- Weekly injections of CytoDyn's experimental antibody PRO140 cut down the viral load of HIV-1 patients who are resistant to antiretroviral drugs reducing plasma RNA levels below 50 copies/mL in 81% of patients given CytoDyn's drug together with antiretroviral therapy.
- A viral-entry inhibitor that blocks a cellular receptor called CCR5, PRO140 aims to protect healthy T cells from viral infection. Several patients who continued to receive PRO140 in an extension stage of the study have maintained viral load suppression for over two years.
- The Food and Drug Administration has granted a Fast Track Designation to PRO140 and CytoDyn plans to file an application to the regulator for approval of the drug as a combination therapy. A rolling submission is expected to begin as soon as year end.
CytoDyn has had a busy July. Last Thursday, it announced a non-binding letter of intent to acquire CCR5-focused cancer startup ProstaGene, in order to expand its clinical focus to include cancers and immunological indications.
ProstaGene brings drug discovery and screening expertise, along with know-how in prostate cancer diagnostics and therapeutics aimed at blocking cancer metastasis by blocking CCR5, which also plays a role in inflammation.
As it expands into cancer, CytoDyn will continue to advance its clinical programs in HIV and graft-versus-host disease. That said, CytoDyn plans to pursue "partnership opportunities to support all of our development programs," according to company chair Anthony Caracciolo.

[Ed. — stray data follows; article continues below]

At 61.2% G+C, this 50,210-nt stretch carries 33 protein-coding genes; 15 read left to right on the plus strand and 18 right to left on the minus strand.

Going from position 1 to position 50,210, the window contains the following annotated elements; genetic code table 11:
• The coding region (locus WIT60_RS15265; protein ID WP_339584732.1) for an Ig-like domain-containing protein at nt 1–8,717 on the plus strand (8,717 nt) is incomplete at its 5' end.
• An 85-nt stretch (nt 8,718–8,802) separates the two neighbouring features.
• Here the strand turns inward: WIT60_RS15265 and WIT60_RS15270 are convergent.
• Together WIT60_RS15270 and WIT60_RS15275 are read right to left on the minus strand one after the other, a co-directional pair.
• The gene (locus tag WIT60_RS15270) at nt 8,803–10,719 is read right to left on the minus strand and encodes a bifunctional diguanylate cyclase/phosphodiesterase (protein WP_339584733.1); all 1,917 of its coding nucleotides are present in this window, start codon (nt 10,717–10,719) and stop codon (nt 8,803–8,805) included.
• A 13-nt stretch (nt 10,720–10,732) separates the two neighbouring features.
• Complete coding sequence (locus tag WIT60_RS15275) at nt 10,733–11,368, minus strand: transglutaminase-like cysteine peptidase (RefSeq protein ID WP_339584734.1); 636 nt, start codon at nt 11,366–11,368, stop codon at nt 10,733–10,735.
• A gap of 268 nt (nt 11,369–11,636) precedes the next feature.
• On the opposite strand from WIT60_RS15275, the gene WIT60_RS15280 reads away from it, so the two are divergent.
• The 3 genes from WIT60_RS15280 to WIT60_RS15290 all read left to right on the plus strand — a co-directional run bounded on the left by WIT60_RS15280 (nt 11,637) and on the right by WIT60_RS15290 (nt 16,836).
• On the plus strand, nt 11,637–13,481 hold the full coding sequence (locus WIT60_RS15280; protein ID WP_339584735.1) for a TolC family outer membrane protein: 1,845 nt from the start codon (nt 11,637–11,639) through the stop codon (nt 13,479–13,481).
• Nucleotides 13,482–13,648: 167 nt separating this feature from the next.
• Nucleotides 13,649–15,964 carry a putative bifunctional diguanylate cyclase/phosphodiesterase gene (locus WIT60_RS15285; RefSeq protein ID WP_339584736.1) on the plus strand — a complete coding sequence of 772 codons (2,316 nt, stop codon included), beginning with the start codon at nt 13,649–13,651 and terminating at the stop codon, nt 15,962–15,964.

Drug resistant HIV patients are, by definition, hard to treat, and targeting that population could serve as a differentiator for the company. CytoDyn reported in February that its combination study with PRO 140 met its primary endpoint in reducing RNA viral load. The data announced Monday are from a subsequent four months of follow-up study.
According to the World Health Organization, levels of HIV drug resistance were around 7% in developing countries until 2010. "Recently, some countries have reported levels at or above 10% amongst those starting HIV treatment, and up to 40% among people re-starting treatment," the WHO said in a 2016 statement.
The cutoff of 50 HIV-1 RNA copies/ml is one of the definitions of undetectable viral load, and this level is associated with durable clinical and immunological benefits, as well as a reduced risk of transmission.